Doing really good stuff.

Let's Clean up the Road!

New time. New day.
Tuesday, July 24, 6:00 p.m.

Join members of Plymouth's Justice and Peace Task Force in sprucing up 84th Street between Kalamazoo and Breton Avenues. Youth and adults are invited. Meet up and park at Cornerstone Church (84th and Kalamazoo) at 6:00 p.m. Gloves, bags, and safety vests are provided.

Black Lives Matter in Grand Rapids

Wednesday, August 1
Rosa Parks Circle, 12:15 p.m. - 12:45 p.m.

Join this on-going demonstration with members of Plymouth Church, All Souls, Fountain Street, and Westminster at the corner of Monroe and Monroe Center (by the Rosa Parks statue). The group gathers the first Wednesday of every month. Placards and signs are provided.

Plymouth Book Club - Angela's Ashes

Monday, August 13, 7:00 p.m. in the lounge

Every once in a while Plymouth's book club reaches back in time to read a novel that has been around a while. Angela’s Ashes by Frank McCourt was published in 1996 and made into a movie that was released in 1999. The book is imbued on every page with McCourt's astounding humor and compassion and is a glorious book that bears all the marks of a classic. Having waited 40 years to tell his story, McCourt doesn't pull any punches in this story of growing up dirt poor in Limerick, Ireland. Having emigrated to America, his family returns to Ireland after his sister dies in Brooklyn. It is there that things turn from bad to worse. It is McCourt's contention that there is nothing worse than Irish Catholic poverty, and his book would seem to bear it out: his family moves to a row house in Limerick that is located next to the street's lavatory! However, the book is written in a lyrical style from the point of view of McCourt as a boy, and it is still filled with the whimsy of growing up and the natural humor of its author. While the book is often angry (at the Church, at his father, at his poverty, at his mother), it is also filled with forgiveness without bitterness. Covering the ages spanning three to 19, Angela's Ashes is the story of McCourt's struggle to escape from poverty and a tale of Ireland still seemingly in the dark ages. Barred from the good schools because of his class, teeth falling out from malnutrition, and facing life with a shiftless alcoholic father, McCourt nevertheless survives on his wits and manages to return to America to start his life over. Again. It is a triumph of both the art of memoir writing and the author's spirit. Our selection is available at Schuler Books on the Book Club Table with a 20% discount.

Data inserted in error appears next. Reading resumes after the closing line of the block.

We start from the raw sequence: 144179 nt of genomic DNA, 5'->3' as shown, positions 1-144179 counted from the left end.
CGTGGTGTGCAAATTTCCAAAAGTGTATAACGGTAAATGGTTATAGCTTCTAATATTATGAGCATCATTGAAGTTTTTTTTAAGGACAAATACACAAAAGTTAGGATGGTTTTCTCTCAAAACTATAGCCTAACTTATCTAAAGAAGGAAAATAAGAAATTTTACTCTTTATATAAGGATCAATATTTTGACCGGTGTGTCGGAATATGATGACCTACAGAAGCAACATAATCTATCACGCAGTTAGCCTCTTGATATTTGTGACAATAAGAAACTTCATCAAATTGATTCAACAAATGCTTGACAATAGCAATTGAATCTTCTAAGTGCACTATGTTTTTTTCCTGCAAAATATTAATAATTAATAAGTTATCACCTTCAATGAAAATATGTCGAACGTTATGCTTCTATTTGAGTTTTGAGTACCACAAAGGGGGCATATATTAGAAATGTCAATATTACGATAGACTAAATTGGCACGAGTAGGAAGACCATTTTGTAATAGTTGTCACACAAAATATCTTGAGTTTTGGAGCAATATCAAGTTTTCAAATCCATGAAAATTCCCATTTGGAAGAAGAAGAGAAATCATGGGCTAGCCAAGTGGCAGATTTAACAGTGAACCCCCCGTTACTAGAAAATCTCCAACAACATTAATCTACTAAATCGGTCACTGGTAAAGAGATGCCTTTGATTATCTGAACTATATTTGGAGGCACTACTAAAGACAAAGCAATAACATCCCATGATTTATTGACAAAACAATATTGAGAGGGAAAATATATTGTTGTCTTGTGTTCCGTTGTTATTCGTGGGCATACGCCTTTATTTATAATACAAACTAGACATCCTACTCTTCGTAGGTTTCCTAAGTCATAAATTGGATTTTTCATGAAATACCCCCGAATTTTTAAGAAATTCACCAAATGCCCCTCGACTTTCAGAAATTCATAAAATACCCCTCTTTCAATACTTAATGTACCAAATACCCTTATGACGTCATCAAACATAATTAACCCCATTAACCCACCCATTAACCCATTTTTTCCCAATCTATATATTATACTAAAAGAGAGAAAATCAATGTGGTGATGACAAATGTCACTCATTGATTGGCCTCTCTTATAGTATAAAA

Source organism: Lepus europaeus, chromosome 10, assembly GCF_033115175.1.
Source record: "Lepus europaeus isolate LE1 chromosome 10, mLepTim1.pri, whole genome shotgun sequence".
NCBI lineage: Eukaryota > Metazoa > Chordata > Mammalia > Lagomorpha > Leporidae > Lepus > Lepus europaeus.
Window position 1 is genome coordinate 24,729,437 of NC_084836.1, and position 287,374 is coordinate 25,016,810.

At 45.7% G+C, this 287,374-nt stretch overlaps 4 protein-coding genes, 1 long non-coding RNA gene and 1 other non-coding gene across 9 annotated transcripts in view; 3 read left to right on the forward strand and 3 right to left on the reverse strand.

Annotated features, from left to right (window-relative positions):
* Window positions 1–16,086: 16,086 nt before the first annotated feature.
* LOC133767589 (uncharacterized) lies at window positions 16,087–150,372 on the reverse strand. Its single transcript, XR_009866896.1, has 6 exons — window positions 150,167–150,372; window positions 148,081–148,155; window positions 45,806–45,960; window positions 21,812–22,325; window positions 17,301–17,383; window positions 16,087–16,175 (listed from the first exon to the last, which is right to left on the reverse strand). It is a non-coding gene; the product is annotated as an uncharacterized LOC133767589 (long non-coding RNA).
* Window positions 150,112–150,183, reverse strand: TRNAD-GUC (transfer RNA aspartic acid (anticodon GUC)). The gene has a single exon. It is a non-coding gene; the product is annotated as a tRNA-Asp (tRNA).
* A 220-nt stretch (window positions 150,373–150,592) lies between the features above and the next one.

Phone: 616-455-4260
Fax: 616-455-4149
Email: Plymouth (at)
4010 Kalamazoo Avenue SE
Grand Rapids, MI 49508

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